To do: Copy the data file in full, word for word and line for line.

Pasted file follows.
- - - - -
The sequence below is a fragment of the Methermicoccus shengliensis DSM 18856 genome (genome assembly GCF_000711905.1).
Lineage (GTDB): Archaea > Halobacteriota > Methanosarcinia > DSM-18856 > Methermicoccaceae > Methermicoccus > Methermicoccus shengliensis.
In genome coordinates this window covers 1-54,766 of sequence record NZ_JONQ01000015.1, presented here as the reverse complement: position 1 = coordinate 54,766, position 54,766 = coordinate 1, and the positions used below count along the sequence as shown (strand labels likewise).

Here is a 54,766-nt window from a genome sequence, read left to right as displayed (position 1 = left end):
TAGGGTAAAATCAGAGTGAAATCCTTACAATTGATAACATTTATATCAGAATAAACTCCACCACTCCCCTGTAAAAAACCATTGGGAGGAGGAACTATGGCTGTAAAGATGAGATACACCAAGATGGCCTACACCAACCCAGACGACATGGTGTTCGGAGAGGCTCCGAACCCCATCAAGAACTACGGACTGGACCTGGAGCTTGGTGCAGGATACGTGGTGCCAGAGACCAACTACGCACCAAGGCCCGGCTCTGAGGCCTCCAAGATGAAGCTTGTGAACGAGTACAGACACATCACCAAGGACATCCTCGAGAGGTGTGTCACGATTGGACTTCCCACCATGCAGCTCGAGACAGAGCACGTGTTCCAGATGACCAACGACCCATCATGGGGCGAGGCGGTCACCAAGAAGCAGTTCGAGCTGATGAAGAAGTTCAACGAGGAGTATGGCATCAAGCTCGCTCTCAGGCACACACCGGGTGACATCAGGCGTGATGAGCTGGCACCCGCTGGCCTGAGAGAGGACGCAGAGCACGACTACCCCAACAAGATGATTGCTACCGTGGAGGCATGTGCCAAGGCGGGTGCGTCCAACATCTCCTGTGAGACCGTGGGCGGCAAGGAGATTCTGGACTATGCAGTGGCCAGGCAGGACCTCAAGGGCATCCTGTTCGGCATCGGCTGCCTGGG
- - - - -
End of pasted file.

The sequence below is a fragment of the Methermicoccus shengliensis DSM 18856 genome (genome assembly GCF_000711905.1).
Lineage (GTDB): Archaea > Halobacteriota > Methanosarcinia > DSM-18856 > Methermicoccaceae > Methermicoccus > Methermicoccus shengliensis.
In genome coordinates this window covers 1-54,766 of sequence record NZ_JONQ01000015.1, presented here as the reverse complement: position 1 = coordinate 54,766, position 54,766 = coordinate 1, and the positions used below count along the sequence as shown (strand labels likewise).

Here is a 54,766-nt window from a genome sequence, read left to right as displayed (position 1 = left end):
TAGGGTAAAATCAGAGTGAAATCCTTACAATTGATAACATTTATATCAGAATAAACTCCACCACTCCCCTGTAAAAAACCATTGGGAGGAGGAACTATGGCTGTAAAGATGAGATACACCAAGATGGCCTACACCAACCCAGACGACATGGTGTTCGGAGAGGCTCCGAACCCCATCAAGAACTACGGACTGGACCTGGAGCTTGGTGCAGGATACGTGGTGCCAGAGACCAACTACGCACCAAGGCCCGGCTCTGAGGCCTCCAAGATGAAGCTTGTGAACGAGTACAGACACATCACCAAGGACATCCTCGAGAGGTGTGTCACGATTGGACTTCCCACCATGCAGCTCGAGACAGAGCACGTGTTCCAGATGACCAACGACCCATCATGGGGCGAGGCGGTCACCAAGAAGCAGTTCGAGCTGATGAAGAAGTTCAACGAGGAGTATGGCATCAAGCTCGCTCTCAGGCACACACCGGGTGACATCAGGCGTGATGAGCTGGCACCCGCTGGCCTGAGAGAGGACGCAGAGCACGACTACCCCAACAAGATGATTGCTACCGTGGAGGCATGTGCCAAGGCGGGTGCGTCCAACATCTCCTGTGAGACCGTGGGCGGCAAGGAGATTCTGGACTATGCAGTGGCCAGGCAGGACCTCAAGGGCATCCTGTTCGGCATCGGCTGCCTGGG